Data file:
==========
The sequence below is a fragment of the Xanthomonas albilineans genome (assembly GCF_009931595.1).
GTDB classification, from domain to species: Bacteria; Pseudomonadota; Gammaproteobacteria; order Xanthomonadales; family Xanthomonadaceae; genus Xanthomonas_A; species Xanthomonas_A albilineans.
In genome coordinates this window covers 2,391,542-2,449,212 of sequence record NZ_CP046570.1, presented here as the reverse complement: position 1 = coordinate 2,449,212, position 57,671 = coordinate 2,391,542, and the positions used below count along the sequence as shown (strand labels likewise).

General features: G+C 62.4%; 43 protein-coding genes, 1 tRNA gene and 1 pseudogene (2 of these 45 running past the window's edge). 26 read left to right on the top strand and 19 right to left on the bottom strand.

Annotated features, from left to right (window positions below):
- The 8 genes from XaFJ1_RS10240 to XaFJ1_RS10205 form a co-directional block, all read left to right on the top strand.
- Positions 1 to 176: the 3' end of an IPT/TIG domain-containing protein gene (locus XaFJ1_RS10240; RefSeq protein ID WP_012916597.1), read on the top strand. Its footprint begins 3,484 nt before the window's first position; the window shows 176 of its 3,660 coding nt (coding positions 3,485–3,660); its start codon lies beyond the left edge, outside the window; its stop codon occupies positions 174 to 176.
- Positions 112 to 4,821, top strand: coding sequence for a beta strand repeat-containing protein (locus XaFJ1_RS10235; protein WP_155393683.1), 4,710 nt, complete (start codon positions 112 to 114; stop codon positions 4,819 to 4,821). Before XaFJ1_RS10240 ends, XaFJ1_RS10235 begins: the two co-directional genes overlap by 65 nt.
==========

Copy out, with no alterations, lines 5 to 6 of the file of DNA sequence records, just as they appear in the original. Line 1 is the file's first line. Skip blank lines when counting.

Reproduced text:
Annotated features, from left to right (window positions below):
- The 8 genes from XaFJ1_RS10240 to XaFJ1_RS10205 form a co-directional block, all read left to right on the top strand.